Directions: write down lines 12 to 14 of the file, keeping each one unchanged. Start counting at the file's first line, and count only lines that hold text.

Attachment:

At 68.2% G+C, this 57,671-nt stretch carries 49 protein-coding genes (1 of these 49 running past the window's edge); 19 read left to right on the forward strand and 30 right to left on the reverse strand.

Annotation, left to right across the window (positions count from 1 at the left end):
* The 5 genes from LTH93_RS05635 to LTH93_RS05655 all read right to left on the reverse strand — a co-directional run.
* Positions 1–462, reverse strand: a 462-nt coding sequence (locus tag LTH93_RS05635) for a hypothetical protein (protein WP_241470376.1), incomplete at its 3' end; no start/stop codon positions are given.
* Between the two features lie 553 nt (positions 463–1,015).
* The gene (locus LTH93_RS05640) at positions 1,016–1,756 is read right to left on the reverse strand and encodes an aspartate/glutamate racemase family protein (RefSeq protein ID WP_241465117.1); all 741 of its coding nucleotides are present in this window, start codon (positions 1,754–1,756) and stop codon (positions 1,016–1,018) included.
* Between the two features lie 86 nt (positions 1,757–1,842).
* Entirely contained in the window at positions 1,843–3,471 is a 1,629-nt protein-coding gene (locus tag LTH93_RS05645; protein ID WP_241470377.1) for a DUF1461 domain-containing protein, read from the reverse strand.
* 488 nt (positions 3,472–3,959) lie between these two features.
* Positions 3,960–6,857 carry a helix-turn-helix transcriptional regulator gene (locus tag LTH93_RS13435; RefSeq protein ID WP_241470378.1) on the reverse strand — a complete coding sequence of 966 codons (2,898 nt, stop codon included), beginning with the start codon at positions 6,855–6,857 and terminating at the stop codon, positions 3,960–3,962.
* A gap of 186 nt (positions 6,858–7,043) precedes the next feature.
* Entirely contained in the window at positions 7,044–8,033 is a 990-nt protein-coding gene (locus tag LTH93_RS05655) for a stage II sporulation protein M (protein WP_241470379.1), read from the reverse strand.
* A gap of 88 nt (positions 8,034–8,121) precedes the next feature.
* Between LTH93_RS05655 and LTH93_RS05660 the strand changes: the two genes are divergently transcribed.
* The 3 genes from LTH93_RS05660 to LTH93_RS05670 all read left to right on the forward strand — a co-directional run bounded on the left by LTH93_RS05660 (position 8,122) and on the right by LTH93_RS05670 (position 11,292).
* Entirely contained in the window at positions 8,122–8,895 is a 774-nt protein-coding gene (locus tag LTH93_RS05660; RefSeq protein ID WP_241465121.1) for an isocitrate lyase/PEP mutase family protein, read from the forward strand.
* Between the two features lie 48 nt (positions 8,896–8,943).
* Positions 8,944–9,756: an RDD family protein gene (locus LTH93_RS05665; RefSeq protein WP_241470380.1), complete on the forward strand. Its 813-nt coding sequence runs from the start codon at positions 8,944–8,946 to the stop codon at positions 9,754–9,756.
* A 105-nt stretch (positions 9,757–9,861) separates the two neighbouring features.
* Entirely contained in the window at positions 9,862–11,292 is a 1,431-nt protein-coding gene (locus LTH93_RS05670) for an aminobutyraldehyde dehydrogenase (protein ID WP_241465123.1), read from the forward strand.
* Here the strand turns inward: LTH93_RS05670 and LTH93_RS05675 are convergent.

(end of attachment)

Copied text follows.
* Entirely contained in the window at positions 7,044–8,033 is a 990-nt protein-coding gene (locus tag LTH93_RS05655) for a stage II sporulation protein M (protein WP_241470379.1), read from the reverse strand.
* A gap of 88 nt (positions 8,034–8,121) precedes the next feature.
* Between LTH93_RS05655 and LTH93_RS05660 the strand changes: the two genes are divergently transcribed.